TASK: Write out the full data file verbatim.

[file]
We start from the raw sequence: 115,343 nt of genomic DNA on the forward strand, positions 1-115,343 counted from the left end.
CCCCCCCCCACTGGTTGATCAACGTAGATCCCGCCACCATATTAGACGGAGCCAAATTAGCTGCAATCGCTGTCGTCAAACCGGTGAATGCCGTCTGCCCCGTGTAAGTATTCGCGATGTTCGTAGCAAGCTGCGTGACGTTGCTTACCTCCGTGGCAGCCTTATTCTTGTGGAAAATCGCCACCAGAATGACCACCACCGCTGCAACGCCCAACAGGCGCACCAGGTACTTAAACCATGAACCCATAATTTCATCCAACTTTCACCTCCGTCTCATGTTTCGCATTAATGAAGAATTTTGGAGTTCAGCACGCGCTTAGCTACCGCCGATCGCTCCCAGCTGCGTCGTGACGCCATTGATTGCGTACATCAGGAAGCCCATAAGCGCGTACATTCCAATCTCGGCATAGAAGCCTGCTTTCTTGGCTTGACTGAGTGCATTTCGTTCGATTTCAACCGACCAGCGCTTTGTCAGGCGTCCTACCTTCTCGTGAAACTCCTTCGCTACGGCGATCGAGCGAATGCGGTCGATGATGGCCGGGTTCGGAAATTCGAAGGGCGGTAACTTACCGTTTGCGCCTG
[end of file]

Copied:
We start from the raw sequence: 115,343 nt of genomic DNA on the forward strand, positions 1-115,343 counted from the left end.
CCCCCCCCCACTGGTTGATCAACGTAGATCCCGCCACCATATTAGACGGAGCCAAATTAGCTGCAATCGCTGTCGTCAAACCGGTGAATGCCGTCTGCCCCGTGTAAGTATTCGCGATGTTCGTAGCAAGCTGCGTGACGTTGCTTACCTCCGTGGCAGCCTTATTCTTGTGGAAAATCGCCACCAGAATGACCACCACCGCTGCAACGCCCAACAGGCGCACCAGGTACTTAAACCATGAACCCATAATTTCATCCAACTTTCACCTCCGTCTCATGTTTCGCATTAATGAAGAATTTTGGAGTTCAGCACGCGCTTAGCTACCGCCGATCGCTCCCAGCTGCGTCGTGACGCCATTGATTGCGTACATCAGGAAGCCCATAAGCGCGTACATTCCAATCTCGGCATAGAAGCCTGCTTTCTTGGCTTGACTGAGTGCATTTCGTTCGATTTCAACCGACCAGCGCTTTGTCAGGCGTCCTACCTTCTCGTGAAACTCCTTCGCTACGGCGATCGAGCGAATGCGGTCGATGATGGCCGGGTTCGGAAATTCGAAGGGCGGTAACTTACCGTTTGCGCCTG